Marcus Cain has a traditional fine arts education, but over the past 20 years, he has been making woven, abstracted color field paintings. It began on a whim. One day while in his studio working on a figure painting, Cain turned the brush around and began to use the backend to create deep grooves along strains of color. Excited by the result, he began to play with color and texture, building up the paint more and more over time until his work resembled patterned cords crisscrossing across a two-dimensional plane, not unlike the surface of a knotted rug. “There’s something about the freedom of making this kind of mark that wasn’t about controlling the movement of the brush,” Cain said.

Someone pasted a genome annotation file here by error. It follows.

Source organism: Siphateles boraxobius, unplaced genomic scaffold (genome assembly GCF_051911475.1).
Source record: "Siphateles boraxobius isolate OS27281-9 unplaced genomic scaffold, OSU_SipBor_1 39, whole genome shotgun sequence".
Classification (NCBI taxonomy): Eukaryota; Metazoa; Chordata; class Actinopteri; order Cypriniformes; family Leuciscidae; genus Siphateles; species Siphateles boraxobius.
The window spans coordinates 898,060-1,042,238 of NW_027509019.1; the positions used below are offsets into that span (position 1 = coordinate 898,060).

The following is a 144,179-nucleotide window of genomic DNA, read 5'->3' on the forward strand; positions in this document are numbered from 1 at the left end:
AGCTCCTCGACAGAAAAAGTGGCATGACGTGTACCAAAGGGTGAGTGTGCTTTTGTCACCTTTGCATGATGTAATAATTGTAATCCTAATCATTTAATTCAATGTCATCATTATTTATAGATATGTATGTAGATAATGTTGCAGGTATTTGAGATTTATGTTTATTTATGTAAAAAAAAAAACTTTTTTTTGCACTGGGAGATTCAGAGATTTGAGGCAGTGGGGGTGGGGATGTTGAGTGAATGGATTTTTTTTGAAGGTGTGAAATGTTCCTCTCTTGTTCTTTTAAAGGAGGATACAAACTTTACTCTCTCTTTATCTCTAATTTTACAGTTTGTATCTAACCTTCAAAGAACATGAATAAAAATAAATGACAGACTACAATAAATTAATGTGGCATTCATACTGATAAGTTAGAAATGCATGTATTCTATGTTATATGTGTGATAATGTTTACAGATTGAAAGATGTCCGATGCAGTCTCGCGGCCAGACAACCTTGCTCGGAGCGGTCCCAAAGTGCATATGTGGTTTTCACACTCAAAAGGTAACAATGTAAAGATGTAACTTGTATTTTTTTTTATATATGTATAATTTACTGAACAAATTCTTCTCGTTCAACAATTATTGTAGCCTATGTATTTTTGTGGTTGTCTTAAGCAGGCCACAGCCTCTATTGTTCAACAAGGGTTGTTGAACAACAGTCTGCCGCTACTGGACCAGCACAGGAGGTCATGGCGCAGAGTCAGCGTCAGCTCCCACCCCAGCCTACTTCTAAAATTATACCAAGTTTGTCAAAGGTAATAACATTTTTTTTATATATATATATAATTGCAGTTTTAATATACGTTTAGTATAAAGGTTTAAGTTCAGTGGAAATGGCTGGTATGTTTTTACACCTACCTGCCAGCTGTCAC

The paintings reward close examination. Depending on your distance from the canvas and the conditions in the room, your sense of the three-dimensionality of the oil paint can completely change. “It’s a fairly active visual field as you move across the painting from left to right,” says Cain. “There might be a way in which the pattern or the lines compress or expand, and depending on how the light is, you may be more or less aware of the texture.” A single work, then, contains several paintings at once, each layer of the painting a new vision for the viewer to unravel.
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